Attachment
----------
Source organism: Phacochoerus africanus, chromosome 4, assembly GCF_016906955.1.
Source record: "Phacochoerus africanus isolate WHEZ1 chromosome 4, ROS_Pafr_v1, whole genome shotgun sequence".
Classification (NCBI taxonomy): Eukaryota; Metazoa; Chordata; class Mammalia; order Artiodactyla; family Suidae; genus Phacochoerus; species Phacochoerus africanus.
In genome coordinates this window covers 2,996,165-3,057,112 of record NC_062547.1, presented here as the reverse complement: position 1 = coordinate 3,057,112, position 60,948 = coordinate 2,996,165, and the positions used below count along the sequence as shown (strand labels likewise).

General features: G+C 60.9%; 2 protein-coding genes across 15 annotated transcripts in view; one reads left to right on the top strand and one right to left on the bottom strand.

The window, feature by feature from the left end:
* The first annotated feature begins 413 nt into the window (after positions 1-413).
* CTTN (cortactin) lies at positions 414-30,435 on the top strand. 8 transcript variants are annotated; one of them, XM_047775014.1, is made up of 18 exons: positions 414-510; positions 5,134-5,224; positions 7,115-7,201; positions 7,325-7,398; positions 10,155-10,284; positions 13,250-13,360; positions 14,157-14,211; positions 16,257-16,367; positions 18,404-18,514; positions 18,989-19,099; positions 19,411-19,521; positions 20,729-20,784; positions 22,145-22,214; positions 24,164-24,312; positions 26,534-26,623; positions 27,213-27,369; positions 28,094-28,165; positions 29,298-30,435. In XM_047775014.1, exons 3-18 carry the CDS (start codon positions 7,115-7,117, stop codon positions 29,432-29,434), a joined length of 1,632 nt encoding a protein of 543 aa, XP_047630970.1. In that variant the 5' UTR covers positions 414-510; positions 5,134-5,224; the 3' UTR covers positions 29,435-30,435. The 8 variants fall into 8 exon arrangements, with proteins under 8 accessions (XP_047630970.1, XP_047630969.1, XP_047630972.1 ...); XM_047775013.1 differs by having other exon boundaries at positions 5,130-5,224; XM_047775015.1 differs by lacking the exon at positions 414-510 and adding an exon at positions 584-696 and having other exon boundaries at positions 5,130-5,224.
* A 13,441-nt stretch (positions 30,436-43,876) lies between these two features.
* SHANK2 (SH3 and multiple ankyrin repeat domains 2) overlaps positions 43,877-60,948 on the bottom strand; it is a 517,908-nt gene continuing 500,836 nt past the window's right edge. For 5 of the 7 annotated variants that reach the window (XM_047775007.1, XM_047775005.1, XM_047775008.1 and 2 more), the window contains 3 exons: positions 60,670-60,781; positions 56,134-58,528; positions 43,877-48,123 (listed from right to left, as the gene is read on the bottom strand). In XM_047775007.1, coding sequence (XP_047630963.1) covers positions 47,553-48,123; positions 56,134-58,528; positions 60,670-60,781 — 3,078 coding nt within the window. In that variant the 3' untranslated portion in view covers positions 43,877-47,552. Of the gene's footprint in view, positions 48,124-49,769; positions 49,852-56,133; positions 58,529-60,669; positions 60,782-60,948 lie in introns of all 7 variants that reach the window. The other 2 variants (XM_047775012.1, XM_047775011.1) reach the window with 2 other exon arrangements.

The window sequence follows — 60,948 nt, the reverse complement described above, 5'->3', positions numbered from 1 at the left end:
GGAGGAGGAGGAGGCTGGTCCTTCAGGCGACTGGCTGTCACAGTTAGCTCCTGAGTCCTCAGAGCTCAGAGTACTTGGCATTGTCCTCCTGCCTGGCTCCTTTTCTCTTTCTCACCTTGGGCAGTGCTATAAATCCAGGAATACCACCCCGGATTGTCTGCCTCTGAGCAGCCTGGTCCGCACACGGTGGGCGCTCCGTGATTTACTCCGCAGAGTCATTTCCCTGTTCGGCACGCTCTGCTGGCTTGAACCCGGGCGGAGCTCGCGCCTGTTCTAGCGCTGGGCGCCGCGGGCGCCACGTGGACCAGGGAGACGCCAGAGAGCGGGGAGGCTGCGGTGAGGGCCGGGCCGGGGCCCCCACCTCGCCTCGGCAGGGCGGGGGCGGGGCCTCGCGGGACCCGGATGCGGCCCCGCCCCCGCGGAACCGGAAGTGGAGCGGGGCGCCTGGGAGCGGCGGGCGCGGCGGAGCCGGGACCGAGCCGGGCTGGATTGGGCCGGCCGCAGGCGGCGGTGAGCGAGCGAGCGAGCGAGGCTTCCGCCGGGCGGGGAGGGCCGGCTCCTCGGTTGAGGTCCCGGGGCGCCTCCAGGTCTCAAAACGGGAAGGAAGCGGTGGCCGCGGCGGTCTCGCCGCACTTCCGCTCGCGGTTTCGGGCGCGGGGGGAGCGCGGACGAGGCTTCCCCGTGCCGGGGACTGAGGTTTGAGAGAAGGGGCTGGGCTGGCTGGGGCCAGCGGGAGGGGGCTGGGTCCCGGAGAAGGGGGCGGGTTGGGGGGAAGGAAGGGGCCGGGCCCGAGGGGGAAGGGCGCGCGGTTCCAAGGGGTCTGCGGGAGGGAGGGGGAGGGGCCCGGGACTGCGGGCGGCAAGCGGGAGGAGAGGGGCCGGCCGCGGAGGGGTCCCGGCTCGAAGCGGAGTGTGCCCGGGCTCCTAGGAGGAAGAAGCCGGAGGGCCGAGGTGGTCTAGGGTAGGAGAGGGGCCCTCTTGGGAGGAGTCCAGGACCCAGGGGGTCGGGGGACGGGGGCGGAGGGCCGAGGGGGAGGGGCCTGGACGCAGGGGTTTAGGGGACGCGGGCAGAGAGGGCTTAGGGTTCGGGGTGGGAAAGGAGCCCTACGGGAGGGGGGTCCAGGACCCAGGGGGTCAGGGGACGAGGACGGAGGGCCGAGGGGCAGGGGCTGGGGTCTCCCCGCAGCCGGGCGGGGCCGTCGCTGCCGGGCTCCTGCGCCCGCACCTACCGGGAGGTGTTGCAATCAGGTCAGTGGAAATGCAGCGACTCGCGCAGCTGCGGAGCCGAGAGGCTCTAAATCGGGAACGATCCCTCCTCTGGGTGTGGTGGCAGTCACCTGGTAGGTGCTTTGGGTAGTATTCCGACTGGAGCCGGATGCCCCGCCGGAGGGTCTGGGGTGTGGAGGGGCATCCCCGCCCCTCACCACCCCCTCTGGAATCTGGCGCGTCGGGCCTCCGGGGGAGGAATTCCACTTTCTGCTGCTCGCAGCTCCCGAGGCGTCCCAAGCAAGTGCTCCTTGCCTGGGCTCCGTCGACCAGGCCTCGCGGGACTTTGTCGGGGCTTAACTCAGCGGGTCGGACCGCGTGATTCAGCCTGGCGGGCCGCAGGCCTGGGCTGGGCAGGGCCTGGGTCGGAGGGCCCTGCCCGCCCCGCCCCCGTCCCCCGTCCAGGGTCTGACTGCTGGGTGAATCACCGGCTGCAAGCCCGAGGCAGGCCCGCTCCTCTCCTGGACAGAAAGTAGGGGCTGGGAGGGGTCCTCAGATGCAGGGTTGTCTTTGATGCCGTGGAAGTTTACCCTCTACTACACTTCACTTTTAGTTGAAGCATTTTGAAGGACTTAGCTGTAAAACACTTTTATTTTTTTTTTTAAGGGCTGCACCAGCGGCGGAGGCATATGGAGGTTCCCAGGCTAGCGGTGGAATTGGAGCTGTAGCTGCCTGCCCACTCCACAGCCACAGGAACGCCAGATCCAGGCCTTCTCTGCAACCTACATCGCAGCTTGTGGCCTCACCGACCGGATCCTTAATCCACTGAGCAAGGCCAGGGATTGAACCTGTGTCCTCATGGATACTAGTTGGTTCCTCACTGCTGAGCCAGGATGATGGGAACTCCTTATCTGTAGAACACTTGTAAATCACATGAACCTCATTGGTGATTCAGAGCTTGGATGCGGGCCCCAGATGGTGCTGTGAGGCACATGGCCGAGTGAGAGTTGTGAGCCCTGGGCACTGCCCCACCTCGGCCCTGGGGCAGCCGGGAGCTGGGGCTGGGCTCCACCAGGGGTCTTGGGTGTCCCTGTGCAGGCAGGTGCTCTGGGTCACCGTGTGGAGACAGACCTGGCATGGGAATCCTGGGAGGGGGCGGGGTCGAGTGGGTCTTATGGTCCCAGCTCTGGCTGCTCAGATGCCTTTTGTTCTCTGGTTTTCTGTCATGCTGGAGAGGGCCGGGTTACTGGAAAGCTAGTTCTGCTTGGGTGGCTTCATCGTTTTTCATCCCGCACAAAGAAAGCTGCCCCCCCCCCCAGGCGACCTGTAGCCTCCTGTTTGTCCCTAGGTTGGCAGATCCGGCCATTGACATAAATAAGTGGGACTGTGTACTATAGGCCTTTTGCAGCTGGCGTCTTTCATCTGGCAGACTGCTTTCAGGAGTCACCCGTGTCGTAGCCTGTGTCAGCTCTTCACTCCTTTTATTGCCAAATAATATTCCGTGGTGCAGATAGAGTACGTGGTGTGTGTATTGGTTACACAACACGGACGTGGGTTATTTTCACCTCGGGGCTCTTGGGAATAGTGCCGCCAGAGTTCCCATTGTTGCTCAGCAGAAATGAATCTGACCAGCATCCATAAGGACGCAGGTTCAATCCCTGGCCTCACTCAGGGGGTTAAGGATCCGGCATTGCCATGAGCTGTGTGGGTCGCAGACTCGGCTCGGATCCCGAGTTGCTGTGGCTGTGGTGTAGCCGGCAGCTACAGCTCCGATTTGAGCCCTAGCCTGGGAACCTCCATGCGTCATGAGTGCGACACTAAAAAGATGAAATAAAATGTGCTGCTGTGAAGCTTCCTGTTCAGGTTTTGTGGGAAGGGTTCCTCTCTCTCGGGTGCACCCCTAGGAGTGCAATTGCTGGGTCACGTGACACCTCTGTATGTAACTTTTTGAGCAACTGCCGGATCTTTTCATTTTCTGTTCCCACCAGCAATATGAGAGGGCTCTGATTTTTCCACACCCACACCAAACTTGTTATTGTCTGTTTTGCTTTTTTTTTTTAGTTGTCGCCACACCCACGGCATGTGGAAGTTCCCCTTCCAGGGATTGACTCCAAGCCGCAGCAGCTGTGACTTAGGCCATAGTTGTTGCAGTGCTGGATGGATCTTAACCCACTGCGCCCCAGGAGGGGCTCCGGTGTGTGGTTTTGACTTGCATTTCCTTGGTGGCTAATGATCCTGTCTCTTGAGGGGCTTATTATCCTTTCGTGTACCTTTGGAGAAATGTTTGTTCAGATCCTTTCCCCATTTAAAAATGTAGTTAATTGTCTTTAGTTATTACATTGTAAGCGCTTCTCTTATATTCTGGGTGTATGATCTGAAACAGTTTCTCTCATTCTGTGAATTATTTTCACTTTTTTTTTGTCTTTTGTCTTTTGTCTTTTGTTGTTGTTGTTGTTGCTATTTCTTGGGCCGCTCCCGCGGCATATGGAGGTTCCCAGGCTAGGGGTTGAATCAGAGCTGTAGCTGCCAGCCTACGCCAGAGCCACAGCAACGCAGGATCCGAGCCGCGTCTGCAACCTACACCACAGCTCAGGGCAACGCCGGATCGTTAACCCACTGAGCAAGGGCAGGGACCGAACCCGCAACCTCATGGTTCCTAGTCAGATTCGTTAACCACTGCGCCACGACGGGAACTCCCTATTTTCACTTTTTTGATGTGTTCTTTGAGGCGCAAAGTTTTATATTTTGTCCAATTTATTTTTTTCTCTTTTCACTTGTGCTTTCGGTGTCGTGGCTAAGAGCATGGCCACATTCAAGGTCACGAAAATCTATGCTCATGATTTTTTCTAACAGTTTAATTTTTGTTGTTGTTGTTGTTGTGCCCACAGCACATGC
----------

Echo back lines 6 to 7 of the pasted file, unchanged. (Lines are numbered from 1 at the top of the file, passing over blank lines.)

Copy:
The window, feature by feature from the left end:
* The first annotated feature begins 413 nt into the window (after positions 1-413).